Despite long COVID’s apparent prevalence, official data on who it’s affecting — which could help policymakers target resources and support where they’re needed most — is still two years away.

In the meantime, an analysis from the independent nonprofit FAIR Health, provided exclusively to Morning Consult, indicates that long COVID’s burden is widespread: About 78,000 privately insured Americans were treated for a post-COVID condition between October 2021, when federal health officials created a diagnostic code to identify such patients, and the end of January. Many more are likely being seen without being assigned this code.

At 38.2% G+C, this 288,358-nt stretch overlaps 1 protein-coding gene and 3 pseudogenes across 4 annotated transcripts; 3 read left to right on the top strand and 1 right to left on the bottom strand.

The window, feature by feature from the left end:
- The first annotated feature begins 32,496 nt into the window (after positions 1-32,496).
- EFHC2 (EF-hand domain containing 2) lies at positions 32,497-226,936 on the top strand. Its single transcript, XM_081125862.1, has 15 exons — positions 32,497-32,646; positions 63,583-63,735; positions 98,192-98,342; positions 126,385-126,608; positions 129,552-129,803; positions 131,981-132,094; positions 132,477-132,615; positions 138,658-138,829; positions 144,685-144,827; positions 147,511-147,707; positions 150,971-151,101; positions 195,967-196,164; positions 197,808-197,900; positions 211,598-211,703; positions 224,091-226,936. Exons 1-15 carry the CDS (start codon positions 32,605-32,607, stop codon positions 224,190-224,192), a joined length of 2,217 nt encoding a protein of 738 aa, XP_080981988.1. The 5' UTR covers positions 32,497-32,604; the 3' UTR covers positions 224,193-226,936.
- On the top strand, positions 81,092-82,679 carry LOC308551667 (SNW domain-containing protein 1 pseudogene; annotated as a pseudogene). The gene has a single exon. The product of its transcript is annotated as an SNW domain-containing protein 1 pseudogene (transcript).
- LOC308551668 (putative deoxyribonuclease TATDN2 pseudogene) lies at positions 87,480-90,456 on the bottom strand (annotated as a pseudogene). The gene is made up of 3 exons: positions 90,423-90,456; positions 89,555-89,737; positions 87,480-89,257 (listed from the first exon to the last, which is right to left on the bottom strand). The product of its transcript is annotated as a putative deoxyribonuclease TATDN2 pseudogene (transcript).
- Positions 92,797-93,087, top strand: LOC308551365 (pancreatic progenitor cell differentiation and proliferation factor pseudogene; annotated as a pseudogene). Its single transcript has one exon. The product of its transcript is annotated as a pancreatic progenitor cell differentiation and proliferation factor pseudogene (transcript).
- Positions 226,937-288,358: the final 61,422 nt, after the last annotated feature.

Nearly 3 in 10 Long COVID Patients With Private Insurance Are 35 or Younger

Share of privately insured patients with a post-COVID condition, by age

Data: FAIR Health analysis of 78,000 privately insured people who were diagnosed with the code U09.9 (post-COVID condition, unspecified), from Oct. 1, 2021-Jan. 31, 2022. Note: Patients ages 65+ include those covered by Medicare Advantage, but not traditional Medicare.

Trauma of long COVID impacts young and old Americans

Long COVID “affects the entire support system and family,” said Liza Fisher, 38, whose mother moved to Houston from Ohio to care for her after the condition left her unable to return to work as a flight attendant. And many people aren’t aware of “how severe the lived experience is of people suffering from it, and how traumatic it is.”